Warren agreed to split his bonuses. He receives $2 million within three days of signing and another $1 million by Oct. 15.The deal is actually a four-year deal, but grows to six years if the Patriots pick up the options for the '07 and '08 seasons by May 31, 2004. At that point, Warren would get an additional $3.25 million in two payments and new salaries from '04 through '08. If the Patriots don't believe Warren is suitably developing after his rookie season, they can decline the options and instead pay him through 2006. His yearly salaries -- $955,000 for '04, $1.145 million in '05, and most of his $1.335 million in '06 -- would be guaranteed if the Patriots don't pick up the options. If the Patriots pick up the $3.25 million option, Warren's yearly salaries would be (after making $765,000 this season), $305,000 in '04, $495,000 in '05, $685,000 in '06, $875,000 in '07, and $1.05 million in '08, but those salaries wouldn't be guaranteed. Starting next year, Warren must pay back $100,000 per year of his bonus (up to $500,000) if he fails to complete at least 90 percent of his offseason workouts."
From ESPN.Com - "Signing bonus: $3,000,000. Base salaries: $765,000 (2003); $955,000 (2004, plus $3,250,000 option bonus); $1,145,000 (2005); $1,335,000 (2006); $875,000 (2007); $1,050,000 (2008, includes escalator). Note: If option bonus exercised, base salaries are reduced to $350,000 (2004); $495,000 (2005); $685,000 (2006). Total: six years, $10,800,000. Cap charge: $1,265,000."
June 27, 2004 updateMichael Smith of the Boston Globe reported:"Warren can increase his 2007 salary by $3.7 million and his pay n 2008 by $5.6 million through individual and team performance clauses.)"

Ben Watson -  Until Watson signs, I have decided to show what last year's 32nd pick, Tyler Brayton got - Signing bonus: $3,150,000. Base salaries: $360,000 (2003, plus $10,000 roster bonus); $450,000 (2004, plus $10,000 workout bonus); $540,000 (2005, plus $10,000 workout bonus); $630,000 (2006, plus $10,000 workout bonus); $720,000 (2007, plus $10,000 workout bonus); $810,000 (2008, plus $10,000 workout bonus, voidable). Total: six years, $6,720,000 or, if voided, five years, $5,900,000. Cap charge: $922,500.

Vince Wilfork -  Mike Reiss of The MetroWest Daily News reported that "Patriots have reached a contract agreement with first-round pick Vince Wilfork today, signing him to a six-year contract that could be worth up to $18.05 million. The contract includes $5.825 million worth of bonus money -- $3 million coming in the form of a signing bonus and $2.5 million as part of an option bonus to be paid in the first week of 2005. The deal also includes a $325,000 roster bonus for 2004. The 2005 and 2006 base salaries are guaranteed, meaning the deal includes $6.575 million worth of guaranteed money."

Eugene Wilson - ESPN.Com reported on 7/20:
"The latest to agree is cornerback Eugene Wilson, one of New England's two second-round choices and the 36th overall pick in the draft. Wilson agreed to a five-year, $3.915 million that included a $2 million signing bonus. There is an escalator for the fifth year that would increase the base salary to $3 million, based on playing time."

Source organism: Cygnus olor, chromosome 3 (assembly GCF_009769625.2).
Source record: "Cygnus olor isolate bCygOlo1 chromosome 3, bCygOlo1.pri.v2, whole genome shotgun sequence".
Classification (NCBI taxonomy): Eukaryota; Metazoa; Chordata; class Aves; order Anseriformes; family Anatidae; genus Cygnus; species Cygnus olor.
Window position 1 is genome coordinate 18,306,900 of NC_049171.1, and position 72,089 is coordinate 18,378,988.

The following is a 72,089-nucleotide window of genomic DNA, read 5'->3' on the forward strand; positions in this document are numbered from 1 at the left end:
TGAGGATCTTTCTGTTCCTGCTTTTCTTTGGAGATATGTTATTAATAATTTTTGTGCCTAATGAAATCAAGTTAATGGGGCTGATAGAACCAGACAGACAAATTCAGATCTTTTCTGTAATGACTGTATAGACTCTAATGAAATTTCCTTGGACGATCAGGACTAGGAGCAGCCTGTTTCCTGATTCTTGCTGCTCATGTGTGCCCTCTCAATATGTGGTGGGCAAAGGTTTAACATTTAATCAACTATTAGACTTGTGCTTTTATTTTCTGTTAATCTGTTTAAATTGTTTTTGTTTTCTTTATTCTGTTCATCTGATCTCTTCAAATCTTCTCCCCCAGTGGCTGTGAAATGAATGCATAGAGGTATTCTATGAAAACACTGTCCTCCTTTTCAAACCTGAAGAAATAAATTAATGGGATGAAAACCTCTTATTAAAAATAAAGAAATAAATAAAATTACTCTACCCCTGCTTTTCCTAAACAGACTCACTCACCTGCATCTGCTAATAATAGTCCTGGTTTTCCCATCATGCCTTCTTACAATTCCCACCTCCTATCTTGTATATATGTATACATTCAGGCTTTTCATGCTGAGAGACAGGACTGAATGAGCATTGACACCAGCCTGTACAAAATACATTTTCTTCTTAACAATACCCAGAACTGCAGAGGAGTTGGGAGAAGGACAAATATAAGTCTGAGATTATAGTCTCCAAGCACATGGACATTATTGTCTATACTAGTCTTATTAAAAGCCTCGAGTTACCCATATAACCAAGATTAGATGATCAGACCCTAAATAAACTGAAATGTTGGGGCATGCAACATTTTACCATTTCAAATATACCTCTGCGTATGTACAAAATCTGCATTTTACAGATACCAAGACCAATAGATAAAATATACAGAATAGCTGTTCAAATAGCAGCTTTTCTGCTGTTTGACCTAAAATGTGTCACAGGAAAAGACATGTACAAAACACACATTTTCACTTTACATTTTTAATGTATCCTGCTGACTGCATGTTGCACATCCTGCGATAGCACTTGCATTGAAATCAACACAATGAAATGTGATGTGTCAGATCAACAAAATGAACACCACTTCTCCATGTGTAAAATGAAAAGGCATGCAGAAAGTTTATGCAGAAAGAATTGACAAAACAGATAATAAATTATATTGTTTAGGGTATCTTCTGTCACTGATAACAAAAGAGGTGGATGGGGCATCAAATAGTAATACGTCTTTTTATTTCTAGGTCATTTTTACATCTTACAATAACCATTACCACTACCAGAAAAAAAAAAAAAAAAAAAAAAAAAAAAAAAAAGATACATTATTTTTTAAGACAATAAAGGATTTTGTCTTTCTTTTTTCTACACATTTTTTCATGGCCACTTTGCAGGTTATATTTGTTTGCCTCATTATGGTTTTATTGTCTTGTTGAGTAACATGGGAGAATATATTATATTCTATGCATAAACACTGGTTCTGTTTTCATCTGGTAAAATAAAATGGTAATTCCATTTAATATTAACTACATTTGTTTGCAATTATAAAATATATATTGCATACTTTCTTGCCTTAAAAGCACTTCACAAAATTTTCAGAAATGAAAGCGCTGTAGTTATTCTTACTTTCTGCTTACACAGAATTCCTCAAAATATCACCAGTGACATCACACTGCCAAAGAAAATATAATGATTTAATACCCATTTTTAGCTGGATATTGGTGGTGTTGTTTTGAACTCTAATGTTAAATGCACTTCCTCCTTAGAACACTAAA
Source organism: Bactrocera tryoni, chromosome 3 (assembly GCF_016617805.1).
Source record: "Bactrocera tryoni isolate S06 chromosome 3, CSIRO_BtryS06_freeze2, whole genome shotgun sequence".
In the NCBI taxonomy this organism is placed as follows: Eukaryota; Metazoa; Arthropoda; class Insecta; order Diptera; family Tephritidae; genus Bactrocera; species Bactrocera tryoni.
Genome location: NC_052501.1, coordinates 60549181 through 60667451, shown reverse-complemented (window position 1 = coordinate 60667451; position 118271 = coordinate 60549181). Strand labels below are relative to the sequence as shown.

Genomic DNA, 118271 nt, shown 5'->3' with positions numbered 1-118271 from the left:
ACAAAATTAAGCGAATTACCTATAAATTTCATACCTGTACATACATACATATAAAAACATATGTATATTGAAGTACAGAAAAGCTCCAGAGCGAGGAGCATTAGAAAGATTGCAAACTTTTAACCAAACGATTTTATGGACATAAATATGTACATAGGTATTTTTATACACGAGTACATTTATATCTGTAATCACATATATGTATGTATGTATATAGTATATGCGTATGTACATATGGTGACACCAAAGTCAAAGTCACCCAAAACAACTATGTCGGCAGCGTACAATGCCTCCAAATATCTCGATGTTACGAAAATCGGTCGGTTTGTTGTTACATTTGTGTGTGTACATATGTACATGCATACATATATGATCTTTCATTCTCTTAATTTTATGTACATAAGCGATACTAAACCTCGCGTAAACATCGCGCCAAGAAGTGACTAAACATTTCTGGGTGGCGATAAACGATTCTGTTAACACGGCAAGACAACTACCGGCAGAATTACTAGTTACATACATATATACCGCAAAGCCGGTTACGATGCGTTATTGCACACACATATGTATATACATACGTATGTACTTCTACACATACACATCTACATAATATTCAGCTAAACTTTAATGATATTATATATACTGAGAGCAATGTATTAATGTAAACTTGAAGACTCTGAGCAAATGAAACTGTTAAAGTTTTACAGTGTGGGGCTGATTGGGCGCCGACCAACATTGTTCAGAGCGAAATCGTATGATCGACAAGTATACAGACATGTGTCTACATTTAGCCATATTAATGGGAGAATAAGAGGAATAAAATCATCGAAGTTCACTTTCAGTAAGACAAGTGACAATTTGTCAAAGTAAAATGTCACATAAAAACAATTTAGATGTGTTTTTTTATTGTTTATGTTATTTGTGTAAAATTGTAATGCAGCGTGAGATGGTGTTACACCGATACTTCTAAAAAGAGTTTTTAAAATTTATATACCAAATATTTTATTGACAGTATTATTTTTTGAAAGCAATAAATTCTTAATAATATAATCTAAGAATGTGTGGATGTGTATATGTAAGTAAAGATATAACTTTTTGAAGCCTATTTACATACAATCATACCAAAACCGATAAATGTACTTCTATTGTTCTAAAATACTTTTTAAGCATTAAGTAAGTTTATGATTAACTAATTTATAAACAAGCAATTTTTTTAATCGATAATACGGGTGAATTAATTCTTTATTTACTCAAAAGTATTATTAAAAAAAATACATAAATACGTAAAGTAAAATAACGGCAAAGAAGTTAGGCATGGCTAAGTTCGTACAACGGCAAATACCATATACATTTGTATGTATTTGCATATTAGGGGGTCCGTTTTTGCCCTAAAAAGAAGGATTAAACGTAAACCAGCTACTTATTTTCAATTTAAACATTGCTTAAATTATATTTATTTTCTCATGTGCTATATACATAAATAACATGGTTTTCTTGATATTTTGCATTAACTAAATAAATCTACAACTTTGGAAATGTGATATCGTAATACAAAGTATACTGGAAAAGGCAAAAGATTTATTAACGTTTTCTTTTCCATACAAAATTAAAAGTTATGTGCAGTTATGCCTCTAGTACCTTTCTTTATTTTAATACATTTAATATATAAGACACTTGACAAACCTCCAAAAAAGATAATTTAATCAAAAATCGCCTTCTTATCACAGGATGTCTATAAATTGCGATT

The Boston Globe's Nick Cafardo reported that "Wilson received a $2 million signing bonus, salaries of $274,000, $342,000, $410,000, $478,000, and $546,000, and the potential of a $3 million payment before his fifth season based on playing time and performance over the first four years."
July 25, 2003 update - From ESPN.Com "Signing bonus: $2,000,000. Base salaries: $285,000 (2003); $356,250 (2004); $427,500 (2005); $498,750 (2006); $570,000 (2007, includes escalator). Total: five years, $4,137,500. Cap charge: $685,000."
May 26, 2004 update - The following sentences in this paragraph are a paraphrase from an Adamjt13 post. Please note that the combined salaries, roster bonuses and reporting bonuses in all capped years (currently through 2006) of the contract must be at least as much as the combined prorated bonuses in capped years of the contract. If they are not, a charge, typically called the "Deion Charge" since I believe it was first applied to a Deion Sanders contract, is added in capped years to make them equal, although not more than half of the average proration can be added. The added charges in capped years are then credited back in equal portions in the uncapped years.
In Wilson's case, the combined salaries, roster bonuses and reporting bonuses for the first 4 years of his contract totaled out to $1,567,500. The combined prorated bonuses in capped years of the contract (2003-2006) totaled out to be $1,600,000. That is a $32,500 difference. There will be a $8,125 charge added to Wilson's cap numbers for the years 2003 through 2006 and then there will be a $32,500 credit subtracted from Wilson's 2007 cap number.

Antwoine Womack Signing bonus: $29,000. Base salaries: $225,000 (2002); $300,000 (2003); $380,000 (2004); and $455,000 (2005). Total: four years, $1,389,000. Cap value: $232,250.